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    Local businesses must invest in AI to secure market share amid arrival of multinationals in SA

    Like any tool or technological advancement, AI can be both destructive or transformative; but generally, the success or failure of technological advancements relies on a susceptible user base and an enabling environment in which it is to be deployed.
    Local businesses must invest in AI to secure market share amid arrival of multinationals in SA

    “Planes are great, but they become borderline useless without airports, control towers, and regulatory foresight. With that in mind, can we say that the South African economy is ready for AI? Have we built a foundation for local businesses to leverage or successfully adopt AI technologies?

    In short, we have not. Upsettingly, as an economy, South Africa is not yet fully ready for AI’s presence,” comments Jacques Jordaan, CEO and co-founder at Specno.

    “Foreign companies and countries have already begun to lay solid foundations for the successful application of AI technologies within their respective economies and industries. Unfortunately, local companies in SA simply won’t be able to compete with the AI infrastructure of foreign companies operating in SA.”

    “Amazon, for example, arrives in South Africa with a suite of AI tools and services that it is able to leverage for its own commercial endeavours. From the outset, this may not seem to be a problem – however, companies like Shein, Temu, and Amazon are able to leverage AI to offer more competitive pricing options to their clients, effectively squeezing out competitors who are unable to compete in terms of price. Given the size and scope of such companies’ range of goods on offer, this would be potentially disastrous for several local industries, leaving foreign organisations to absorb the lion’s share of demand,” adds Jordaan.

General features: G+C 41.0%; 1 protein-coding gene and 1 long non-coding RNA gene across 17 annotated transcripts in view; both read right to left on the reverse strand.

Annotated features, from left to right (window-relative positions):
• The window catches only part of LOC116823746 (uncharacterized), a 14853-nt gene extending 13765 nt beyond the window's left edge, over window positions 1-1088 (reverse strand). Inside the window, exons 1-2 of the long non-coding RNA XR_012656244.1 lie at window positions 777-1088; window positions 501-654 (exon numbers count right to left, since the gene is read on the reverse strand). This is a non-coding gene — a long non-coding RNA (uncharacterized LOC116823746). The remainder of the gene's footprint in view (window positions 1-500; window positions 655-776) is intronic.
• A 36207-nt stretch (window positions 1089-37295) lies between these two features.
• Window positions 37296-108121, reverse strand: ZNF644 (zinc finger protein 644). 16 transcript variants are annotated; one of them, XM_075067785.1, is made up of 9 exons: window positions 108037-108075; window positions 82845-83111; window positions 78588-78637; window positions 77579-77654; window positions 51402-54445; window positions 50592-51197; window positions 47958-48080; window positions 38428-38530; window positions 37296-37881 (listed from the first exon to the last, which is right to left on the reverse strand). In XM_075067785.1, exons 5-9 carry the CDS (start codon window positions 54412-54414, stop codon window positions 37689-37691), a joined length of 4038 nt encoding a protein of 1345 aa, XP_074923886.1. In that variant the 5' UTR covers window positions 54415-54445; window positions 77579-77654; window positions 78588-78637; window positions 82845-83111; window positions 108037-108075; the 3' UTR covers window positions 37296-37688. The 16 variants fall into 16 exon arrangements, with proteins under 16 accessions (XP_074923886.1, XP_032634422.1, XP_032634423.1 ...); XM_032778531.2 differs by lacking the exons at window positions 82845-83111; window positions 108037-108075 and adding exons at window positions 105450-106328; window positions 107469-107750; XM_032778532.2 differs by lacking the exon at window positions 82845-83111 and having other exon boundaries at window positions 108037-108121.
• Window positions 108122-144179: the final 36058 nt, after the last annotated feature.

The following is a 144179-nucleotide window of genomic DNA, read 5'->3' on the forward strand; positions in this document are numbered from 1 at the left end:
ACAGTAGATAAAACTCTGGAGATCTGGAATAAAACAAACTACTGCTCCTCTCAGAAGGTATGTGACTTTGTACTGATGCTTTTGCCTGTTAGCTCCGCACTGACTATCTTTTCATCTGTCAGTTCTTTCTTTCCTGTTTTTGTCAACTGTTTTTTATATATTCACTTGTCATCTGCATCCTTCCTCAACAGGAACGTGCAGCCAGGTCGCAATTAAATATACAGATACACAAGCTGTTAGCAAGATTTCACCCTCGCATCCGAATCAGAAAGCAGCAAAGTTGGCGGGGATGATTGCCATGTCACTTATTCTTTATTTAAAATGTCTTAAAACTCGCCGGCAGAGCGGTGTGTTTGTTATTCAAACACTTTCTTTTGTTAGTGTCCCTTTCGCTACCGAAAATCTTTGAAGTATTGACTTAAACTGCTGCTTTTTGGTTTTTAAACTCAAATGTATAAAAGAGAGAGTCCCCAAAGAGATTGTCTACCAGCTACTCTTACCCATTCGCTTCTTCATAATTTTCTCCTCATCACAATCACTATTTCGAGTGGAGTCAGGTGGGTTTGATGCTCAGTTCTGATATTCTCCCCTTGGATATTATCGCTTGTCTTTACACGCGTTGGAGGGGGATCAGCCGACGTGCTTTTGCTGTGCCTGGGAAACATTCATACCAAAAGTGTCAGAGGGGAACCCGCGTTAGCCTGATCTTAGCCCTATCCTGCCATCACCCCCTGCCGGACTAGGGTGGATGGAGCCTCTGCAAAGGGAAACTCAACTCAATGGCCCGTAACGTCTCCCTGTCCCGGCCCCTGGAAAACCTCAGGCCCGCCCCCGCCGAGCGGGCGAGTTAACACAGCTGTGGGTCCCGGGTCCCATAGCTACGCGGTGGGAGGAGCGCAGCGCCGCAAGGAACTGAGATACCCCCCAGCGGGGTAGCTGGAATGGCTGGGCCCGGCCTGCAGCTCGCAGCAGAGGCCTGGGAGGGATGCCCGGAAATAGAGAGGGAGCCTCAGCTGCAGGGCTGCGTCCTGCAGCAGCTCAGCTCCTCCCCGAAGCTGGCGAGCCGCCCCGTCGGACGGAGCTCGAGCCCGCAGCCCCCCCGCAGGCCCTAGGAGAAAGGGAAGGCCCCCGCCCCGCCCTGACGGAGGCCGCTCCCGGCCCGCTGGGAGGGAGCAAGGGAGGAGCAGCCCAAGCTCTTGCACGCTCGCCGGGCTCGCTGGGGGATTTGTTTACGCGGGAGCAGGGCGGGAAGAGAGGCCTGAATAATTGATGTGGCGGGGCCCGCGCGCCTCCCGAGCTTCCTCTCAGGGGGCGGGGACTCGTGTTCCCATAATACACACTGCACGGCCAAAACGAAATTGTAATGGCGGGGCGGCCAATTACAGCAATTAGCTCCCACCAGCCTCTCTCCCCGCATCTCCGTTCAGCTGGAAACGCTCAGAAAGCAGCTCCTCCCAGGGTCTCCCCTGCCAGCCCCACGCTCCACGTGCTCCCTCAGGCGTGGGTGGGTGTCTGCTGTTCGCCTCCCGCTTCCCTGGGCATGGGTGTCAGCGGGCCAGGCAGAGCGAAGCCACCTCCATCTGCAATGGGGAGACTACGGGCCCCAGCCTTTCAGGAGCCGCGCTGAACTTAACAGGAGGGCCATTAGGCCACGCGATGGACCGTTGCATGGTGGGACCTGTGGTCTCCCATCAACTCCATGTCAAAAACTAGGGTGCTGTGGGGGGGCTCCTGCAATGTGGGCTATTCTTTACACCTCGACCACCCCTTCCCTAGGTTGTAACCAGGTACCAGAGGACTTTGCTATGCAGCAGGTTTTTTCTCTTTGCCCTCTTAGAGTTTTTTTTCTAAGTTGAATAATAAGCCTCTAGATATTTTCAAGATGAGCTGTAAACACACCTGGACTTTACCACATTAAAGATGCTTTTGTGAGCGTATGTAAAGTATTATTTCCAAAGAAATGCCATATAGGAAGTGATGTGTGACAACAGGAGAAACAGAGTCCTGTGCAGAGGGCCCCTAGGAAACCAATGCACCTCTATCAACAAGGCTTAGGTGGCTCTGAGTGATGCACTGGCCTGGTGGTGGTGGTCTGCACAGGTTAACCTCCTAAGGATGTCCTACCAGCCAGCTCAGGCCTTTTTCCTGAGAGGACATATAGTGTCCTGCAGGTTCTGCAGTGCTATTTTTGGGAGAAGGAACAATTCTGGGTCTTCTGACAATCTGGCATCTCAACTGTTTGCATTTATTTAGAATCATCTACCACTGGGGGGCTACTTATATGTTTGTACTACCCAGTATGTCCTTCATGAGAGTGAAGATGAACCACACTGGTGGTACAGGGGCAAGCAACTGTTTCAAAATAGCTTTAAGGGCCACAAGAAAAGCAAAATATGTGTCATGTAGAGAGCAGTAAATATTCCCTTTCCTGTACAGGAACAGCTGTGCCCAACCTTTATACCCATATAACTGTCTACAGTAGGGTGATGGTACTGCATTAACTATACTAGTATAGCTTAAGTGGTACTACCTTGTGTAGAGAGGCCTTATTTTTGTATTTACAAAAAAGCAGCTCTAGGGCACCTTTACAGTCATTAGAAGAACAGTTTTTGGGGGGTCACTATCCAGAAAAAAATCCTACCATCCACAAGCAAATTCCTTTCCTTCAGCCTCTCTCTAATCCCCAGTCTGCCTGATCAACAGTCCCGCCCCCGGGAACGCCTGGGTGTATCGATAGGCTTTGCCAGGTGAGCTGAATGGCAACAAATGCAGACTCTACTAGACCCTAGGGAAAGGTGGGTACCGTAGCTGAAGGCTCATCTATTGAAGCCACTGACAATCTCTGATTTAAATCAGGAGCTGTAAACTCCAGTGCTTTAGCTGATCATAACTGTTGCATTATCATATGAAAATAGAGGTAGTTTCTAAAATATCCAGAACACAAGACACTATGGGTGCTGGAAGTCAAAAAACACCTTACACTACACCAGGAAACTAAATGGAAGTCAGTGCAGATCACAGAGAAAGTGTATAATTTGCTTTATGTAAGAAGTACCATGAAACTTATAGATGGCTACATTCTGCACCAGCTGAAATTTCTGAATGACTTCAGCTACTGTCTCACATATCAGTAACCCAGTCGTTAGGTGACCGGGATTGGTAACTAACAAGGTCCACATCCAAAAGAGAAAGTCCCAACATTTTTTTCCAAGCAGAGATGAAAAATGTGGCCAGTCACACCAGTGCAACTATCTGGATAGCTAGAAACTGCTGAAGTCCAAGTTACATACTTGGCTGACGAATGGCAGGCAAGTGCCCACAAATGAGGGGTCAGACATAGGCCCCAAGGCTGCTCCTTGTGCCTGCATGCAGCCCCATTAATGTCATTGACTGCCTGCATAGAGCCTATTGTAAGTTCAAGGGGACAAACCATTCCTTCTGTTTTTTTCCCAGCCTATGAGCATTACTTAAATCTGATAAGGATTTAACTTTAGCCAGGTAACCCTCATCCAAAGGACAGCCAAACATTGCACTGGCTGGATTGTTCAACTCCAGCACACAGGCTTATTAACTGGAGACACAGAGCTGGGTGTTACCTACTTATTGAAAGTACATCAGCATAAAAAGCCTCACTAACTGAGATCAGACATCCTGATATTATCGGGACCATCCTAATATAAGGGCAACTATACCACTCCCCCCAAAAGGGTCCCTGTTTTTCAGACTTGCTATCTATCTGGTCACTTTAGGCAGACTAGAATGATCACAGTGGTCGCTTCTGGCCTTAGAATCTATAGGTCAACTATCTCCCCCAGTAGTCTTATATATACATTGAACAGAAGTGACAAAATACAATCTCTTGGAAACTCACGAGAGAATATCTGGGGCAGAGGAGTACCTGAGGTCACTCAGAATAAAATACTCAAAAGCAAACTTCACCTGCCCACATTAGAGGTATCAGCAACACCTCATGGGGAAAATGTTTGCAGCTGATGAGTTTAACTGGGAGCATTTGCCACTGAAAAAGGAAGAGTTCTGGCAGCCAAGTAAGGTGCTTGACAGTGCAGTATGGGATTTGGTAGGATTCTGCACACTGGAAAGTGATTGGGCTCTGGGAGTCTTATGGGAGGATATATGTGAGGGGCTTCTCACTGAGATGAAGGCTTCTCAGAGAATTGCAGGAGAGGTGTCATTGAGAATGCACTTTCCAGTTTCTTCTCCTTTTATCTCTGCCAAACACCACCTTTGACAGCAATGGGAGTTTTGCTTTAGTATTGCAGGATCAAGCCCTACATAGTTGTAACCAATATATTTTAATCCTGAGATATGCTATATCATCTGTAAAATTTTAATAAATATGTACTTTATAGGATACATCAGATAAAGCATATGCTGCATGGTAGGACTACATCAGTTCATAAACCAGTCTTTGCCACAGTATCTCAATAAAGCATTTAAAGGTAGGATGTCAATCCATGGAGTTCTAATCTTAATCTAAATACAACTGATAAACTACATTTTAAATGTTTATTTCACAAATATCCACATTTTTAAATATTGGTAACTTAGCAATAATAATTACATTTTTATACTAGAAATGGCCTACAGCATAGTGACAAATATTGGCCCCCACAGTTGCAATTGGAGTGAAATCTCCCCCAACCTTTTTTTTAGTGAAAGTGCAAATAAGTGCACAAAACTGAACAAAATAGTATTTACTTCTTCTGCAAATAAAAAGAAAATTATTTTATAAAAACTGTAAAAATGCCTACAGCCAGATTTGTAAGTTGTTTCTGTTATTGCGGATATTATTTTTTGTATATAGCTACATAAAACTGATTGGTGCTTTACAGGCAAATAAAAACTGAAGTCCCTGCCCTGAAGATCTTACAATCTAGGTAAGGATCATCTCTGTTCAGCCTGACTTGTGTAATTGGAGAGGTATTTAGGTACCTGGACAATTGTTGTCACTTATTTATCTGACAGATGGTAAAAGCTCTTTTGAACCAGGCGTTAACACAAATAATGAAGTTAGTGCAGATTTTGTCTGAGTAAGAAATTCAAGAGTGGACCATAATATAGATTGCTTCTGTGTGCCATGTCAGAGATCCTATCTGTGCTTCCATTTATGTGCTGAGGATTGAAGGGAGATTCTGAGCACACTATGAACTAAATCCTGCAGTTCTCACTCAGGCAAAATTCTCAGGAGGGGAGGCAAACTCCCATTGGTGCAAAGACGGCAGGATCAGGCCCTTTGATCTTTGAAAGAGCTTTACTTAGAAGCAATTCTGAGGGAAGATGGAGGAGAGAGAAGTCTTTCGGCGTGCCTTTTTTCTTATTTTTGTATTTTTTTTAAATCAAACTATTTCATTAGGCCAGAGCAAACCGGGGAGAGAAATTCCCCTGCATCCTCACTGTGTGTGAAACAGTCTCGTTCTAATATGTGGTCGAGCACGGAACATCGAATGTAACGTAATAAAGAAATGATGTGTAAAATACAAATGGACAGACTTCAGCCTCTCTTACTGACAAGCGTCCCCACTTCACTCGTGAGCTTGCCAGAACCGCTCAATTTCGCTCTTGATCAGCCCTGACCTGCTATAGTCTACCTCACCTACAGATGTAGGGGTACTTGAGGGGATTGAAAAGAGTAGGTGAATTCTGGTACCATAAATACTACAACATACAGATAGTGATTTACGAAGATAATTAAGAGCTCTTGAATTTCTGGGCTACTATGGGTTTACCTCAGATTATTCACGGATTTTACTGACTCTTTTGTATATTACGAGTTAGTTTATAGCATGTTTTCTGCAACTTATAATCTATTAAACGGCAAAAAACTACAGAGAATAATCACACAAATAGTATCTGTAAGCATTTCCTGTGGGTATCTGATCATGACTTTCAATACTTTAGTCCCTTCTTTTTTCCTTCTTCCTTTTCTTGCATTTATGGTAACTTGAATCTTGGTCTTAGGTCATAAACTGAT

Among the many steps and interventions that we, as the South African business community, can take is to build our own foundations in AI tech so as to compete with multinational companies that are already leveraging AI to their advantage.

    CEO at Empollo, Seth Fuchs, adds that: “individual businesses (and particularly SMEs) are unlikely to have the capacity to challenge multinationals such as IBM, Microsoft, and Salesforce in matters of AI; instead, businesses need to be both ready and flexible to adapt to integrate AI services on offer – this would give businesses the ability to leverage AI in the same manner as their competitors, especially when it comes to improving efficiency.”

    Fuchs specialises in marketing and sales strategies for multinational firms, and leverages the latest advancements in AI to categorise and manage data efficiently.

    Many South African businesses (from SMEs to multinational enterprises) remain reliant on outdated, decentralised, and non-integrated systems.

    “In that regard, digitising systems must be a priority – the first step towards ensuring your business can benefit from the untapped potential of AI technology. The tide of AI implementation can be as uplifting as it is potentially destructive; however, that entirely depends on readiness and proactive investments to ensure you remain afloat once the tide washes away those who have failed to prepare,” concludes Jordaan.

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